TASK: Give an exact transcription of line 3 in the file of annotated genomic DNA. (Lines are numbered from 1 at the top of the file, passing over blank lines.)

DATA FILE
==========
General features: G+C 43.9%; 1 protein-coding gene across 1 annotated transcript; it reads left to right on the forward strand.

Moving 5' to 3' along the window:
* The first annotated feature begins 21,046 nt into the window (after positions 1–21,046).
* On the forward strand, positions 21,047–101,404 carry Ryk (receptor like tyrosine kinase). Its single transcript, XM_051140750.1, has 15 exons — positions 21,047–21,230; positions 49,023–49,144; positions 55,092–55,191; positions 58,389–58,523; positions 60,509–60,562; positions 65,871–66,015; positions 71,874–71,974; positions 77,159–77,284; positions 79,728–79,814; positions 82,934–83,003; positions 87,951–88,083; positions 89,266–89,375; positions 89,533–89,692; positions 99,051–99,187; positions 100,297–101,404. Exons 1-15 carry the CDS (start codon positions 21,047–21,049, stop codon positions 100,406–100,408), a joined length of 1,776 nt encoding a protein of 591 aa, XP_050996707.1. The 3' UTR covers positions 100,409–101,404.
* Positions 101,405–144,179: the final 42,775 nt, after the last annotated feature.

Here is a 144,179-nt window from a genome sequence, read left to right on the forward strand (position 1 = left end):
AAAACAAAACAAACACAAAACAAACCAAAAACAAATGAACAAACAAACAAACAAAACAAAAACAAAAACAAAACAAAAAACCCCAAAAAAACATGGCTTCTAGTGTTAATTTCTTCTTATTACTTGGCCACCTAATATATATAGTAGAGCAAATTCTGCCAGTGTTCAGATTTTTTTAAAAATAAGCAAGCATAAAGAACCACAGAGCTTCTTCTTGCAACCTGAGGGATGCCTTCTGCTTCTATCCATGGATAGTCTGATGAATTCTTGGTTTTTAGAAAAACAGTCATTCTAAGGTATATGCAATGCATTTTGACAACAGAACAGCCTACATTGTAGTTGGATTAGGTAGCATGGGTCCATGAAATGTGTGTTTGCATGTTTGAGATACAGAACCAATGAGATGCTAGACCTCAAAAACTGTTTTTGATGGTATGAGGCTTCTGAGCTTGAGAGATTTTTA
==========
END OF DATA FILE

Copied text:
* The first annotated feature begins 21,046 nt into the window (after positions 1–21,046).